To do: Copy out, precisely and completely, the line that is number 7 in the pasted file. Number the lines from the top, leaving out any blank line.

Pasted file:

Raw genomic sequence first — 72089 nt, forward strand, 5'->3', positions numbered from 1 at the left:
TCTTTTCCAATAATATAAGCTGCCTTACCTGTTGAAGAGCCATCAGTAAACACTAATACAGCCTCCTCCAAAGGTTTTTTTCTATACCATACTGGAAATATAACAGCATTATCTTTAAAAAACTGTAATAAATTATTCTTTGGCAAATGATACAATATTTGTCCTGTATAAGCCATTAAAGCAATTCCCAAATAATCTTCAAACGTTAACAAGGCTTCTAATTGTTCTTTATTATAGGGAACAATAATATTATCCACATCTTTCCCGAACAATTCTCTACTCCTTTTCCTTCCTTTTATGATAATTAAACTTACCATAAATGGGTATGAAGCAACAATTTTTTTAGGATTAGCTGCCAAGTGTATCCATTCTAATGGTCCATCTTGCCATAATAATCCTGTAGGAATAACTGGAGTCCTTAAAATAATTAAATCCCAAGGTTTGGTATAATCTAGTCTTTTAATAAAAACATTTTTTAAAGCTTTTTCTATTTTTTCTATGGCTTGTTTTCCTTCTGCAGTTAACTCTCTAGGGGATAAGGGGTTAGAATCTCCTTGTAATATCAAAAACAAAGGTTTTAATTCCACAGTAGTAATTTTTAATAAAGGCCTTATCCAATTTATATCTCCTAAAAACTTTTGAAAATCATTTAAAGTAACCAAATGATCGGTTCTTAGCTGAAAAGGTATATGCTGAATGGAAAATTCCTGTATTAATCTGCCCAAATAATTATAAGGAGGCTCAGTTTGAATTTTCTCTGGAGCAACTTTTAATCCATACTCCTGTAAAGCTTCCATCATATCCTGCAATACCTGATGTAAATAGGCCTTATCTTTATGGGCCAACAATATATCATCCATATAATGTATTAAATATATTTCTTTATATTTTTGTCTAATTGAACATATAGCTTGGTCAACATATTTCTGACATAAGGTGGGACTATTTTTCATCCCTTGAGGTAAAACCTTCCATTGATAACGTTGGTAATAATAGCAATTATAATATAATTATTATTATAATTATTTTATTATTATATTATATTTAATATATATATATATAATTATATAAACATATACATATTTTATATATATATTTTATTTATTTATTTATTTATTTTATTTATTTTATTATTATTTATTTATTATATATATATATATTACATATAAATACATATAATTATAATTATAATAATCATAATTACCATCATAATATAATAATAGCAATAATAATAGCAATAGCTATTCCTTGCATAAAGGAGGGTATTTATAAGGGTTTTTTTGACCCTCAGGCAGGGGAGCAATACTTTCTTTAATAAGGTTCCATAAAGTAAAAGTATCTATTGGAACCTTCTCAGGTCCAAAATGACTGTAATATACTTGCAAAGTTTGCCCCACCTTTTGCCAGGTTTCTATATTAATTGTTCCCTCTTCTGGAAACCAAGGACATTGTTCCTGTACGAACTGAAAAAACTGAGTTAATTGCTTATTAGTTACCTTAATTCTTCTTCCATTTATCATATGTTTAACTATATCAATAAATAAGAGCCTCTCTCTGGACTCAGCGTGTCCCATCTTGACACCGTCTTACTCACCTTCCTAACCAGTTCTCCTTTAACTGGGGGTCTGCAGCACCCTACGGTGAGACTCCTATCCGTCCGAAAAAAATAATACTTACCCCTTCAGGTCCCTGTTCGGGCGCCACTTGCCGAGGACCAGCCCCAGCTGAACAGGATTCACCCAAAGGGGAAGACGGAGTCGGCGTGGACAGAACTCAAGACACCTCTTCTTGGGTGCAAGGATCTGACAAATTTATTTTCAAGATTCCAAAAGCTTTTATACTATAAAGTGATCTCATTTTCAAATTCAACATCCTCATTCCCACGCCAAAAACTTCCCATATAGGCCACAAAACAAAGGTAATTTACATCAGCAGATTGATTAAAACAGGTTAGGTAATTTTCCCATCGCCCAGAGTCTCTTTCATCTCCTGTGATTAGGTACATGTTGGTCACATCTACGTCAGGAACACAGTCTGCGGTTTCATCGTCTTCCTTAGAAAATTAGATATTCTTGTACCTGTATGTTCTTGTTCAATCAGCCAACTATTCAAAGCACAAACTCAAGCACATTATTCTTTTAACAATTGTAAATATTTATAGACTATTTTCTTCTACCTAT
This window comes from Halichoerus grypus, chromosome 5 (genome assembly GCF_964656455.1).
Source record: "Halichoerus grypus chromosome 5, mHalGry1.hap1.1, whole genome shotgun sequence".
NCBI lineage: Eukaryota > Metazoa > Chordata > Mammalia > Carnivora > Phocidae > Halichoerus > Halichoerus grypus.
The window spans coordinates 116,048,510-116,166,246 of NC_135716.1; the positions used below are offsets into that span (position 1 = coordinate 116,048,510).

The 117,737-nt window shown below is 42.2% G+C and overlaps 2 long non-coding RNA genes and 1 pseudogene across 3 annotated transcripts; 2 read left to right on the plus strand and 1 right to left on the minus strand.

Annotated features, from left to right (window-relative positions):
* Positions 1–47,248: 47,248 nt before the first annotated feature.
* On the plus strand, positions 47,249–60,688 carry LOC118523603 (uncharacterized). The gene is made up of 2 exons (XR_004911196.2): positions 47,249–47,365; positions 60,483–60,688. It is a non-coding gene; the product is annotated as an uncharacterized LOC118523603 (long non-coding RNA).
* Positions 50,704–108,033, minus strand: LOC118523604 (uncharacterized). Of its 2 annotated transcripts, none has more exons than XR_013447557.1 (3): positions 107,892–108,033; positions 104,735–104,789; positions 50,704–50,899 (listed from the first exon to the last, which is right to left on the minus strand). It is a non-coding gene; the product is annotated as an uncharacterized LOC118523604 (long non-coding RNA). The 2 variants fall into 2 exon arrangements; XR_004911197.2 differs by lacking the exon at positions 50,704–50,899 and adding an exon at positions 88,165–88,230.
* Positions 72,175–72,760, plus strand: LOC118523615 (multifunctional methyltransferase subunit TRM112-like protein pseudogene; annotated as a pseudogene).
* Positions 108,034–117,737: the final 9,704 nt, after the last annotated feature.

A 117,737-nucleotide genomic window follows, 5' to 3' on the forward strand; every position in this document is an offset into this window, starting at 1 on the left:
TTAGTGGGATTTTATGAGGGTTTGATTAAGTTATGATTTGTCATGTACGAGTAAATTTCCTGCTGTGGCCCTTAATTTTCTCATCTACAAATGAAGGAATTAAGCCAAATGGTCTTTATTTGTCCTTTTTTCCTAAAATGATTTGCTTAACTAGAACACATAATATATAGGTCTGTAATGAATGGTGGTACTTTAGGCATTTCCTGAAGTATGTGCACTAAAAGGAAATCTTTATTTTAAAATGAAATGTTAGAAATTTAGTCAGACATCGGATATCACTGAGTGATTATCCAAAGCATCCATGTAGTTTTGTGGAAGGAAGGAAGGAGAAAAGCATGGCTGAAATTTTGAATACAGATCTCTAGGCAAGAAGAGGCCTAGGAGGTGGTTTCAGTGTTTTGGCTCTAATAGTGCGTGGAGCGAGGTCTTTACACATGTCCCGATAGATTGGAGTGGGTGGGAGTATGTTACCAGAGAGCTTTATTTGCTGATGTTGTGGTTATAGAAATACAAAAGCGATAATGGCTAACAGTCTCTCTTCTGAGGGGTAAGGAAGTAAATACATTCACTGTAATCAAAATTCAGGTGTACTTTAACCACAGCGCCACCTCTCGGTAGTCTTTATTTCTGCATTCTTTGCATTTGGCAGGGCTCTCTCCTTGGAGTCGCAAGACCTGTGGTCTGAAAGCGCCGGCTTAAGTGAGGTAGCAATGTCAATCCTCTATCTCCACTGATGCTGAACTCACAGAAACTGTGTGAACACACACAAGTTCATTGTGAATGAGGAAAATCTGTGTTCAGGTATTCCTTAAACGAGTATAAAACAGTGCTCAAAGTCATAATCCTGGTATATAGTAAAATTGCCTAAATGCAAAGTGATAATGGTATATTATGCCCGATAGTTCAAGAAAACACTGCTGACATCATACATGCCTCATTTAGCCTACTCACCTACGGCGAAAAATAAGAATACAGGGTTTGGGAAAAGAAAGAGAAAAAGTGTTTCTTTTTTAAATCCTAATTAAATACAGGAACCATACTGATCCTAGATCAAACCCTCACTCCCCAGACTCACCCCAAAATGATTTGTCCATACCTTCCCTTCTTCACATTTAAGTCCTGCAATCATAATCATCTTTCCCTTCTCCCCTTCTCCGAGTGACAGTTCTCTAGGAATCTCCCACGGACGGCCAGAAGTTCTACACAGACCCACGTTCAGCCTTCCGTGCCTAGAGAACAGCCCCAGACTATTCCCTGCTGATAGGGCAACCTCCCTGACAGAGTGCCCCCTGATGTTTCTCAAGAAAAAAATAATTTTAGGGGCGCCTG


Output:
The 117,737-nt window shown below is 42.2% G+C and overlaps 2 long non-coding RNA genes and 1 pseudogene across 3 annotated transcripts; 2 read left to right on the plus strand and 1 right to left on the minus strand.